5 Trends that Will Shape the Future of Leadership Education

Takeaways from IESE Global Leadership Conference


April 24, 2014

Business leaders and educators joined forces on April 3-4 at IESE Business School for a two-day Global Leadership Conference, tasked with rethinking how businesses should respond to the challenges of today´s highly disruptive and uncertain environment. A key factor will be how successfully business education itself can adapt and develop leaders with enhanced entrepreneurial and innovation competencies to meet these challenges.

Here are the 5 trends that will affect the way business education is taught in the future:

1. Digital Disruption
The boom in social media and rapid growth of digital technology is completely changing the rules of the game for companies and business schools. It is crucial business schools have the ability to respond rapidly to customer needs and can meet the challenge of providing students with a customer-focused approach.

Wendy Alexander, Associate Dean of LBS:
“Digital consumerization is affecting business schools. Content is available everywhere. We need to help participants to customize their learning.(…) The challenge is how you support hundreds of unique career journeys.”

2. Shift to Emerging Markets
Multinational companies are struggling to catch up with the global shift towards emerging economies. Companies from advanced economies’ need to be more agile, to understand local culture and practices, and to develop speed in decision making – something that managers in China are generally able to do well. Business schools can help fill the gap by encouraging:

• aspiration rooted in cosmopolitanism
• conceptual frameworks to understand cross-country differences
• self-discovery tools
• openness to foreign cultures and ideas through immersive modules

Pankaj Ghemawat, IESE Business School Professor
“Problems experienced by multinational companies in developing countries can be attributed to organizational dysfunction and leadership development. There are low numbers of top management being incorporated from the local culture, and the number of CEO’s from local countries leading business for multinationals in developing nations is also low.”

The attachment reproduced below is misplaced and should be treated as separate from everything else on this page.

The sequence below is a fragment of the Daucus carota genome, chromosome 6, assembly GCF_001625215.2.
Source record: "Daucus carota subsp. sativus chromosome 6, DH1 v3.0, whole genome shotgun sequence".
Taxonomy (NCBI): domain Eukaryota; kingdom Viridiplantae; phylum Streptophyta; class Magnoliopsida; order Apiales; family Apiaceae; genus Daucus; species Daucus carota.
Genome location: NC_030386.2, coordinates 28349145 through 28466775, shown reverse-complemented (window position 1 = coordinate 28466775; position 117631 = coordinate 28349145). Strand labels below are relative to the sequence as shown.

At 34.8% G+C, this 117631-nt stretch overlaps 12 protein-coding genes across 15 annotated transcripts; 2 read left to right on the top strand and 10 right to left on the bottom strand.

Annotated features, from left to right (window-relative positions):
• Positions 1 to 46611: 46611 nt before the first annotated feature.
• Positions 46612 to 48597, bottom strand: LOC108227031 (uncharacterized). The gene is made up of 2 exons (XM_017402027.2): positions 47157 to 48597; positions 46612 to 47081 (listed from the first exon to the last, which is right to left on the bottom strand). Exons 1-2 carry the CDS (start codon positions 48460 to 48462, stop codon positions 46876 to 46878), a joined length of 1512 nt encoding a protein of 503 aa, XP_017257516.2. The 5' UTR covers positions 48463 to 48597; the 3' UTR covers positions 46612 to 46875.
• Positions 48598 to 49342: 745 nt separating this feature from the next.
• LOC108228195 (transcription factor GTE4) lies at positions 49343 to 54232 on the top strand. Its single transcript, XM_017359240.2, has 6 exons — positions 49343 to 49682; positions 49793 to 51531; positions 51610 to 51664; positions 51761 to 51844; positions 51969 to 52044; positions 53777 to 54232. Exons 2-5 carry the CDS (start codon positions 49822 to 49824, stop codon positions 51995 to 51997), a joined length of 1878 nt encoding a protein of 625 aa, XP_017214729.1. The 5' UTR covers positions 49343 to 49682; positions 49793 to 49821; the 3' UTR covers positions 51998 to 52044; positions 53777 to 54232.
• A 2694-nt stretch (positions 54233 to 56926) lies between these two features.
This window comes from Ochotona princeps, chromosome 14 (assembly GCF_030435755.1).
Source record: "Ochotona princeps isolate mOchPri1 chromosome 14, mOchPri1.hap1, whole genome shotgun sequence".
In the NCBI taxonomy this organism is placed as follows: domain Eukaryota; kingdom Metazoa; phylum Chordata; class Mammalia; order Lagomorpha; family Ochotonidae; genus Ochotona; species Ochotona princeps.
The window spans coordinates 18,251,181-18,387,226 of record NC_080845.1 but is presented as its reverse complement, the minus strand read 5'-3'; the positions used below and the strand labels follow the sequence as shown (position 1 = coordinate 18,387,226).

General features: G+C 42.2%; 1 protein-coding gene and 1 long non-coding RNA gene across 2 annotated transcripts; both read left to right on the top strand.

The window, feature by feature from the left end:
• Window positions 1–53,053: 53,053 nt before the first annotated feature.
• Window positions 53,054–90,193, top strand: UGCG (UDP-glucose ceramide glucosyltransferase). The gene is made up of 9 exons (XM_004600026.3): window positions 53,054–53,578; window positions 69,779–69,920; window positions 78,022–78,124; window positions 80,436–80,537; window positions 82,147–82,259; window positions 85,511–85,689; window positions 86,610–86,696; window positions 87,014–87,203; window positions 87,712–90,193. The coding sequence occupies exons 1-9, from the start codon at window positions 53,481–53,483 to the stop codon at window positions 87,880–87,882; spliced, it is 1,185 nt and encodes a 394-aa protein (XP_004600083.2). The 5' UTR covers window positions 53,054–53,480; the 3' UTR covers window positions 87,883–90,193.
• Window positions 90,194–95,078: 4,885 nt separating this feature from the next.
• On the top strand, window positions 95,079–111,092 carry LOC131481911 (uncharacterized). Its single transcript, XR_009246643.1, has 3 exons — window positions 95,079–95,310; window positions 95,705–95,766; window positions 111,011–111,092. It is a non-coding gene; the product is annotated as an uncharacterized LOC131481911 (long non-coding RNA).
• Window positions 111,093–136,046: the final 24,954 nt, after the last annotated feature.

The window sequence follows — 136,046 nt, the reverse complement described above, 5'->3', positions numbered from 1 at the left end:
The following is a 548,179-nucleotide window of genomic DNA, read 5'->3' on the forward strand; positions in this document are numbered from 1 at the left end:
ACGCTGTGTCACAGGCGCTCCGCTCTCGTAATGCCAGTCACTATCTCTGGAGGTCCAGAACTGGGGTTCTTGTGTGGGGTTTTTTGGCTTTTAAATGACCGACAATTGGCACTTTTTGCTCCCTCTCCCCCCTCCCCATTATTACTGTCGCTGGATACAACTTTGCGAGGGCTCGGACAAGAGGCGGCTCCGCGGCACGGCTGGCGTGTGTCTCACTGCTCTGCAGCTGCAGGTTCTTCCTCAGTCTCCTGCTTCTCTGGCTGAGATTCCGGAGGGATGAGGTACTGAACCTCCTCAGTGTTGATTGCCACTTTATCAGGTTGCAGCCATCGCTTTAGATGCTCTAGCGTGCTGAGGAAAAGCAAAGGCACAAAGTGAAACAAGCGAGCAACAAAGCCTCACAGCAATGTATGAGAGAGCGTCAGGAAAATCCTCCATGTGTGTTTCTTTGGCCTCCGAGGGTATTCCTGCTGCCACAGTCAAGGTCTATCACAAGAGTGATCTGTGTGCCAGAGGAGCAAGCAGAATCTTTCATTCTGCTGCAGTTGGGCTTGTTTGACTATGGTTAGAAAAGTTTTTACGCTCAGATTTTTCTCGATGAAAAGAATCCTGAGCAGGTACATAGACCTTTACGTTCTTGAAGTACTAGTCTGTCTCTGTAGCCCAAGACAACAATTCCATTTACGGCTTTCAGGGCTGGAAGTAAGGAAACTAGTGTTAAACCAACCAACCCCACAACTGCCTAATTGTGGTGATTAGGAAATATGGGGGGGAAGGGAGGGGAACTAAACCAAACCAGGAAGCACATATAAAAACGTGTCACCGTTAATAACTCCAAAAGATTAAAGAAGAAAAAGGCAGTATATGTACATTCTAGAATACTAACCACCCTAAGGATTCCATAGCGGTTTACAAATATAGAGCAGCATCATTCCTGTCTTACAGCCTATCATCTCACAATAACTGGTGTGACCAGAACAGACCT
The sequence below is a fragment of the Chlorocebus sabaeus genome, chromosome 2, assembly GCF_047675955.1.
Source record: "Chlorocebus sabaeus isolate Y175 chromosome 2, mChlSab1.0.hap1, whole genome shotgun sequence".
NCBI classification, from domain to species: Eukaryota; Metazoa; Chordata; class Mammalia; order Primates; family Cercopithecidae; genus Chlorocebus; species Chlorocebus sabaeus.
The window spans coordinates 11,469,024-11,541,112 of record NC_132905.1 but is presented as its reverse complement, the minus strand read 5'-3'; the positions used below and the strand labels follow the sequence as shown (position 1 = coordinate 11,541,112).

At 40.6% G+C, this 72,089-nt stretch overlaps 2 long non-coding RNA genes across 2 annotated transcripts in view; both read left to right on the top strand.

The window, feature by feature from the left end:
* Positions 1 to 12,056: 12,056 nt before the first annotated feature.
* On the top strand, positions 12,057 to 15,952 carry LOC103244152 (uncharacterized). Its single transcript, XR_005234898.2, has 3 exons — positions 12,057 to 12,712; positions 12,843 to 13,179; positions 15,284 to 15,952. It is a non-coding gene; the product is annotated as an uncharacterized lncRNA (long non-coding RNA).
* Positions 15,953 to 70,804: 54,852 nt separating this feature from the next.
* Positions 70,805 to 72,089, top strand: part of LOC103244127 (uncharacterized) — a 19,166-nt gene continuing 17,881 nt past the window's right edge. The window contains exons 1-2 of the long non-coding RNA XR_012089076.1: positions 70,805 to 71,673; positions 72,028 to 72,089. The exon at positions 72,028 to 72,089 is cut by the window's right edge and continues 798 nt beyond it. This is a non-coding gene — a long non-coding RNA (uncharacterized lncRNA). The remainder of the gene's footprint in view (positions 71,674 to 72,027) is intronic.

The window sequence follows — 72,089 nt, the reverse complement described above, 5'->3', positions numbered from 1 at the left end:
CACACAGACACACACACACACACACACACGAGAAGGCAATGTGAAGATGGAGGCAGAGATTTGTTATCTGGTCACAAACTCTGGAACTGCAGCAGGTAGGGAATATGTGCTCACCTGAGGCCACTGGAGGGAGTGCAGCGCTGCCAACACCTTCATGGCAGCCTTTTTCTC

3. New Problem Solving Methodologies
Being innovative requires a shift from rhetorical to critical thinking. To develop the necessary skills, business education will need to do better at promoting:

• the ability to reframe problems
• the development of empathy to think in terms of human-centered innovation
• opportunities to continually practice problem solving and to allow students to make mistakes

Srikant Datar, Harvard Business School Professor and Associate Dean
“The key lies in overcoming functional fixedness, and developing and exercising empathy for human-centered design. The process is about clarifying, ideating, developing and implementing, with very real problems on the table to grapple with.”

4. Experiential Learning
More than any other skill, entrepreneurship and innovation need to be learned ´by doing.´ Business schools are now developing complete ecosystems to make sure their participants interact with real entrepreneurial projects. Among others, these include:

• incubators
• business and family offices networks
• in-company projects
• conferences and interactions with alumni entrepreneurs

Bernard Ramanantsoa, Dean of HEC
“We need to make sure that our participants work together with other entrepreneurs.”

Wendy Alexander, Associate Dean of LBS
“Initiatives such as Ted-x speaking events, social events and contact with new entrepreneurial heroes give students the opportunity to put their education in a larger, more concrete context.”

5. New set of values
Business educators can inspire future innovation by turning the focus on those people who are making significant contributions to society. Top social innovators should become role models for a changing business world.

Peter Tufano, Dean of Saïd Business School (Oxford University)
“We ask our students what are the forces in society and the economy that in 25 years will create tremendous opportunities.”

“Schools have a responsibility to stimulate thinking around important issues. We should challenge students to solve the ‘most wicked’ problems of society.”

More news about the conference:

Pushing Companies Out of Their Comfort Zone

Falling into Step in Innovation and Entrepreneurship